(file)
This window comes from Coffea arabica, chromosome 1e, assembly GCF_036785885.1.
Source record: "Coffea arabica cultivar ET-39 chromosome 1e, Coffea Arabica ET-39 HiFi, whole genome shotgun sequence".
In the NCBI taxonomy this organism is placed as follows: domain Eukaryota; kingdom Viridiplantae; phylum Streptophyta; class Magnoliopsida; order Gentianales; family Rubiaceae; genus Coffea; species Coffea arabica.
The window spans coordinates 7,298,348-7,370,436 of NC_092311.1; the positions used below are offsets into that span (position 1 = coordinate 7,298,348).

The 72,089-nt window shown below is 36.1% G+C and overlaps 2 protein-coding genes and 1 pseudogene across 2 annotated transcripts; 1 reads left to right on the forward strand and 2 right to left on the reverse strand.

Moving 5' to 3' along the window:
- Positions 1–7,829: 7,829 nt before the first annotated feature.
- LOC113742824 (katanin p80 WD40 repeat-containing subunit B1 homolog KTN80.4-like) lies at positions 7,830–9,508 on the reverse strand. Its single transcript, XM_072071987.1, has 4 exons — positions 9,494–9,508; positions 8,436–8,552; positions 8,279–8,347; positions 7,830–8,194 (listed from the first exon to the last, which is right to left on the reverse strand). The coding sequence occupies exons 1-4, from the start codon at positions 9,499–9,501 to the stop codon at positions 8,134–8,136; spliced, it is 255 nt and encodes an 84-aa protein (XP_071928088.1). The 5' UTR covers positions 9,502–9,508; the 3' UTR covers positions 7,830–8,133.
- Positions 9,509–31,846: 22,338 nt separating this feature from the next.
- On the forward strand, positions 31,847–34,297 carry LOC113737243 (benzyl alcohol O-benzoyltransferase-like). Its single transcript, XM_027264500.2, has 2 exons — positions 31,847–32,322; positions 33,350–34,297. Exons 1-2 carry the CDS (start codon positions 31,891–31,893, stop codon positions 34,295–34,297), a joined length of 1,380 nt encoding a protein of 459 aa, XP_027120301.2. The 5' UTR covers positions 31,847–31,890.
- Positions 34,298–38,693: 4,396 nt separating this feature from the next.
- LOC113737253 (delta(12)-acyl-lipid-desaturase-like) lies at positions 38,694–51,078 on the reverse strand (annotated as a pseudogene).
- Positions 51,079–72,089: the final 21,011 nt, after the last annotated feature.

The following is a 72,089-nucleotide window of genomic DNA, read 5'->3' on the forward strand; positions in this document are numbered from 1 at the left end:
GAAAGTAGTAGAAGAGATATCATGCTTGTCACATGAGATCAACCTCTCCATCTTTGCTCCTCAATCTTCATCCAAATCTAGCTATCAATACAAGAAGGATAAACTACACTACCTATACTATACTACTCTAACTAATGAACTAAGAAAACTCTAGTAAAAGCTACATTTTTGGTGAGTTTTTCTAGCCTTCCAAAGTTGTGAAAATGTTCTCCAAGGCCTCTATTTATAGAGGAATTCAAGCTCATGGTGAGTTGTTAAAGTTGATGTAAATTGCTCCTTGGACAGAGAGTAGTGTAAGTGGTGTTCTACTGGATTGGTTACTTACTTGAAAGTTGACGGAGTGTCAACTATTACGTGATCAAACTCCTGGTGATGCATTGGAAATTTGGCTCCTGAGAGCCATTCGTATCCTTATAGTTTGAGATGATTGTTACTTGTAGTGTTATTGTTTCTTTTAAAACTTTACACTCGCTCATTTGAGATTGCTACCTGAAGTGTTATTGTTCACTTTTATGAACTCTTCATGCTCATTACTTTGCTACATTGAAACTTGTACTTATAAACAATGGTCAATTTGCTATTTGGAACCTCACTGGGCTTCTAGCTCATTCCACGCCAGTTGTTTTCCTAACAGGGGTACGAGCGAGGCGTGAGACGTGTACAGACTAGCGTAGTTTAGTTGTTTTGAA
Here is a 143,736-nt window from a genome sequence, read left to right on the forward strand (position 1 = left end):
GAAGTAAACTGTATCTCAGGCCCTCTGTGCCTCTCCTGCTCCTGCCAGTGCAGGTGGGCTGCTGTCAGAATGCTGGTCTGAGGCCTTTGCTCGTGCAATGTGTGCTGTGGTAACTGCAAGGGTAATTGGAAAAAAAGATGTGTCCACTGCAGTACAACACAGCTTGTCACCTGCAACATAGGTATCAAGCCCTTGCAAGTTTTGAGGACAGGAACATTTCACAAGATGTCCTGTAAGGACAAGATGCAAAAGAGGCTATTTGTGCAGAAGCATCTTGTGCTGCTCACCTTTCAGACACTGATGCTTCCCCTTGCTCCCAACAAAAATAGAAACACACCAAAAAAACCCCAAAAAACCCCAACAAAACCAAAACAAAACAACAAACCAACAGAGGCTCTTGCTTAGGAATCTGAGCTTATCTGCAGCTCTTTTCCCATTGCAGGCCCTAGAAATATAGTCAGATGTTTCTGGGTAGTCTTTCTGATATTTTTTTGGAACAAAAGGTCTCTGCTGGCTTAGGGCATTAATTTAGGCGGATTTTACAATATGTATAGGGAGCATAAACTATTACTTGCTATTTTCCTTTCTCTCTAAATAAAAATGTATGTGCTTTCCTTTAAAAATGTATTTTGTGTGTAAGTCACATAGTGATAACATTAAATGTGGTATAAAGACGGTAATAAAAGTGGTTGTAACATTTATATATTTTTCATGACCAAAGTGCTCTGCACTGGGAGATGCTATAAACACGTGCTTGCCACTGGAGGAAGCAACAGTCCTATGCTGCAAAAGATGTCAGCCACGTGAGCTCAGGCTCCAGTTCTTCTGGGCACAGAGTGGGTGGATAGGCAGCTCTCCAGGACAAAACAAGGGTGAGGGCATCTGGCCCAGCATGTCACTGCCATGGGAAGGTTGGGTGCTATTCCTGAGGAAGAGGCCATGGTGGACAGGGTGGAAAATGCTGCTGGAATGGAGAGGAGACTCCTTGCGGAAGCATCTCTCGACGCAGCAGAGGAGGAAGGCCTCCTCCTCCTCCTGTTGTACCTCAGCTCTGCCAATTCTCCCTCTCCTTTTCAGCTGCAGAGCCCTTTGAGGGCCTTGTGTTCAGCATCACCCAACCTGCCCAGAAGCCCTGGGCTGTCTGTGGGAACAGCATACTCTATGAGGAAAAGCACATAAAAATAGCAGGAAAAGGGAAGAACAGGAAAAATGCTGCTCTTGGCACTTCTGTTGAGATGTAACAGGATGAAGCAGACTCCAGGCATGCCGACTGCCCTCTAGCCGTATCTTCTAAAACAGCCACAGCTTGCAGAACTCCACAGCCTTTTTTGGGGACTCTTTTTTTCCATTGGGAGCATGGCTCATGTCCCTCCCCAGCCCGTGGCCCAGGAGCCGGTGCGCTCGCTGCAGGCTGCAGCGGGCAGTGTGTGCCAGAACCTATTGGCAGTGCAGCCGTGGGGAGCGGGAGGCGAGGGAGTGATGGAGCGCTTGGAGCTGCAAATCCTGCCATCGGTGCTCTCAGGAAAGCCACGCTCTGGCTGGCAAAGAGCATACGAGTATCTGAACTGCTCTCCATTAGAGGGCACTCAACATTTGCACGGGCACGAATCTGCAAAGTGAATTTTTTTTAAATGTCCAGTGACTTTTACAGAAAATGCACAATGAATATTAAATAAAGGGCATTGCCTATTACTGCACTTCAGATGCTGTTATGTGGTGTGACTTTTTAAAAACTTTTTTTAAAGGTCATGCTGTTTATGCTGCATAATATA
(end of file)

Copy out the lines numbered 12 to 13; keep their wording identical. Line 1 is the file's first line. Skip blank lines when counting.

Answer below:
- LOC113737253 (delta(12)-acyl-lipid-desaturase-like) lies at positions 38,694–51,078 on the reverse strand (annotated as a pseudogene).
- Positions 51,079–72,089: the final 21,011 nt, after the last annotated feature.